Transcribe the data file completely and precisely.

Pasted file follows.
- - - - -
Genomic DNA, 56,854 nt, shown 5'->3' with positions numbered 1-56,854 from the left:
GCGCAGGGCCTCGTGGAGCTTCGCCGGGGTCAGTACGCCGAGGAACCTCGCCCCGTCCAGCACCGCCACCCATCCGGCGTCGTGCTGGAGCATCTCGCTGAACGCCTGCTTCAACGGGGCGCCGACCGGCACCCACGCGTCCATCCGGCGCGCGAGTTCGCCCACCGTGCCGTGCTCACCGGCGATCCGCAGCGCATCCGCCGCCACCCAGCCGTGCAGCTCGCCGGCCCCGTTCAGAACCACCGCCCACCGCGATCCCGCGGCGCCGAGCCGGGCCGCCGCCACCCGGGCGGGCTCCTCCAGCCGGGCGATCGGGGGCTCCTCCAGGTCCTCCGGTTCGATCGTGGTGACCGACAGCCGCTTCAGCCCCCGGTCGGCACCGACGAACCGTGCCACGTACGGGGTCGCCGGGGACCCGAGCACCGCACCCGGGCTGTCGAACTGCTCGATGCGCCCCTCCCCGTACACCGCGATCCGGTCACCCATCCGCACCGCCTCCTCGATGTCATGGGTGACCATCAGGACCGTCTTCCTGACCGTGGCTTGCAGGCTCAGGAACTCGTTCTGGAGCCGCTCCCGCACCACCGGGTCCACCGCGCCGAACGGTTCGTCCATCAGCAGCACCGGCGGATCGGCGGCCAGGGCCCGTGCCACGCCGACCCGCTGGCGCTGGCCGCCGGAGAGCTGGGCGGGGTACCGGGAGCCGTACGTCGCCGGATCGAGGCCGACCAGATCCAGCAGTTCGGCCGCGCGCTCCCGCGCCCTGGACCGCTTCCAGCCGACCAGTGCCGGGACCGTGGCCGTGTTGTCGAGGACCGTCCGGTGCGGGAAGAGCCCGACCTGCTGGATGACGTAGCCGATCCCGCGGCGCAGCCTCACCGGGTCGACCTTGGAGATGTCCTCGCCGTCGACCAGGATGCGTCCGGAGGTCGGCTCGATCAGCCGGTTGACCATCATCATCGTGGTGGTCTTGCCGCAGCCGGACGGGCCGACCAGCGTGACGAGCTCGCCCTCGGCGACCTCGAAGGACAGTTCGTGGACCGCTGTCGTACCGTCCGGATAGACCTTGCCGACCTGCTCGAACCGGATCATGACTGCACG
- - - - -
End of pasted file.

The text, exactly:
Genomic DNA, 56,854 nt, shown 5'->3' with positions numbered 1-56,854 from the left:
GCGCAGGGCCTCGTGGAGCTTCGCCGGGGTCAGTACGCCGAGGAACCTCGCCCCGTCCAGCACCGCCACCCATCCGGCGTCGTGCTGGAGCATCTCGCTGAACGCCTGCTTCAACGGGGCGCCGACCGGCACCCACGCGTCCATCCGGCGCGCGAGTTCGCCCACCGTGCCGTGCTCACCGGCGATCCGCAGCGCATCCGCCGCCACCCAGCCGTGCAGCTCGCCGGCCCCGTTCAGAACCACCGCCCACCGCGATCCCGCGGCGCCGAGCCGGGCCGCCGCCACCCGGGCGGGCTCCTCCAGCCGGGCGATCGGGGGCTCCTCCAGGTCCTCCGGTTCGATCGTGGTGACCGACAGCCGCTTCAGCCCCCGGTCGGCACCGACGAACCGTGCCACGTACGGGGTCGCCGGGGACCCGAGCACCGCACCCGGGCTGTCGAACTGCTCGATGCGCCCCTCCCCGTACACCGCGATCCGGTCACCCATCCGCACCGCCTCCTCGATGTCATGGGTGACCATCAGGACCGTCTTCCTGACCGTGGCTTGCAGGCTCAGGAACTCGTTCTGGAGCCGCTCCCGCACCACCGGGTCCACCGCGCCGAACGGTTCGTCCATCAGCAGCACCGGCGGATCGGCGGCCAGGGCCCGTGCCACGCCGACCCGCTGGCGCTGGCCGCCGGAGAGCTGGGCGGGGTACCGGGAGCCGTACGTCGCCGGATCGAGGCCGACCAGATCCAGCAGTTCGGCCGCGCGCTCCCGCGCCCTGGACCGCTTCCAGCCGACCAGTGCCGGGACCGTGGCCGTGTTGTCGAGGACCGTCCGGTGCGGGAAGAGCCCGACCTGCTGGATGACGTAGCCGATCCCGCGGCGCAGCCTCACCGGGTCGACCTTGGAGATGTCCTCGCCGTCGACCAGGATGCGTCCGGAGGTCGGCTCGATCAGCCGGTTGACCATCATCATCGTGGTGGTCTTGCCGCAGCCGGACGGGCCGACCAGCGTGACGAGCTCGCCCTCGGCGACCTCGAAGGACAGTTCGTGGACCGCTGTCGTACCGTCCGGATAGACCTTGCCGACCTGCTCGAACCGGATCATGACTGCACG